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Results of Operations

Comparison of the year ended December 31, 2013 to the year ended December 31, 2012 The following table sets forth, for the periods indicated, our results of operations expressed as dollar amounts (in thousands) and as percentages of net sales: Year Ended December 31, 2013 2012 Amount % of Sales Amount % of Sales Net sales $ 242,330 100.0 % $ 214,105 100.0 % Cost of sales1 59,721 24.6 % 48,239 22.5 % Gross profit 182,609 75.4 % 165,866 77.5 % Operating expenses: Selling, general and administrative1 230,785 95.2 % 150,296 70.2 % Research and development1 20,305 8.4 % 13,905 6.5 % Amortization of intangible assets 7,476 3.1 % 4,417 2.1 % BioMimetic impairment charges 206,249 85.1 % - - % Gain on sale of intellectual property - - % (15,000 ) (7.0 )% Restructuring charges - - % 431 0.2 % Total operating expenses 464,815 191.8 % 154,049 72.0 % Operating (loss) income (282,206 ) (116.5 )% 11,817 5.5 % Interest expense, net 16,040 6.6 % 10,113 4.7 % Other (income) expense, net (67,843 ) (28.0 )% 5,089 2.4 % Loss from continuing operations before income taxes (230,403 ) (95.1 )% (3,385 ) (1.6 )% Provision (benefit) for income taxes 49,765 20.5 % 2 0.0 % Net loss from continuing operations $ (280,168 ) (115.6 )% $ (3,387 ) (1.6 )% Income from discontinued operations, net of tax 1 6,223 8,671 Net (loss) income $ (273,945 )$ 5,284 ___________________________ 1 These line items include the following amounts of non-cash, stock-based compensation expense for the periods indicated: Year Ended December 31, 2013 % of Sales 2012 % of Sales Cost of sales $ 503 0.2 % $ 704 0.3 % Selling, general and administrative 10,675 4.4 % 6,767 3.2 % Research and development 780 0.3 % 368 0.2 % Income from discontinued operations, net of tax 3,410 n/a 3,135 n/a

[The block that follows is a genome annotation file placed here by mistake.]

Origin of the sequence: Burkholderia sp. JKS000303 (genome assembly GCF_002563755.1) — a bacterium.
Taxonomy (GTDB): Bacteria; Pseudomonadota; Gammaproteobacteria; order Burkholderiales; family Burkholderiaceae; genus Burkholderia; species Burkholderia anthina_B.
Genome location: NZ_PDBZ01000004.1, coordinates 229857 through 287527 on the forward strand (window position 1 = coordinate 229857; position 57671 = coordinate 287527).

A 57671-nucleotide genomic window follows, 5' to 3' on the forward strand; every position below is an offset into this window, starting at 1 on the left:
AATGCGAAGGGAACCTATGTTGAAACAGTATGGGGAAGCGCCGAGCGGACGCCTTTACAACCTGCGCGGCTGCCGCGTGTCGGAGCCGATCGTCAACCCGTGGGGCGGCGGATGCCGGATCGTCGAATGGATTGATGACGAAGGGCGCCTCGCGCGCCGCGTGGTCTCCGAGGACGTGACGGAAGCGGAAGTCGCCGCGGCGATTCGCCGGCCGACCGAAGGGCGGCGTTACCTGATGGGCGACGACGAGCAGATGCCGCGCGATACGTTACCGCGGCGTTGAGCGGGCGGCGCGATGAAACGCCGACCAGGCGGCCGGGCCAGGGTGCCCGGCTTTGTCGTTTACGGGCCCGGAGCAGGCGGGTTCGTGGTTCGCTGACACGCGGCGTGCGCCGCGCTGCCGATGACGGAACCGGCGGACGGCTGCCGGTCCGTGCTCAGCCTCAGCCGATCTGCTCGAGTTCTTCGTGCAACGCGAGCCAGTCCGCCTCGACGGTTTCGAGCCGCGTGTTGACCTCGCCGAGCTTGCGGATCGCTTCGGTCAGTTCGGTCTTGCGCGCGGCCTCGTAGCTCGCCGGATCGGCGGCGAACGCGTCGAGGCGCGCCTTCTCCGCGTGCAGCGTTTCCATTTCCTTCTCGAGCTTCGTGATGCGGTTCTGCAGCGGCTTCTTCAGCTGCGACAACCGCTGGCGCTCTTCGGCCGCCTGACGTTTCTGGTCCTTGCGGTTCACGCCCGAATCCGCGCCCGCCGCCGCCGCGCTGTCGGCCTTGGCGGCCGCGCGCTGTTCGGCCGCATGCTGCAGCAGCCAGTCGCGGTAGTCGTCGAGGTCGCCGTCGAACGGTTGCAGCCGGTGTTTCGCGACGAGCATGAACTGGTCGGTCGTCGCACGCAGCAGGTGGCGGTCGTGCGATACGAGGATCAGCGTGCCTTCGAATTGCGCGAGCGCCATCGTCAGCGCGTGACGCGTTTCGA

The following table sets forth our net sales by product line for the periods indicated (in thousands) and the percentage of year-over-year change:

Year Ended December 31, 2013 2012 % Change Foot and Ankle 150,662 122,897 22.6 % Upper Extremity 24,663 24,977 (1.3 )% Biologics 59,792 60,495 (1.2 )% Other 7,213 5,736 25.7 % Total Sales 242,330 214,105 13.2 % 34



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The following table presents net sales by geographic area (in thousands) and the percentage of year-over-year change: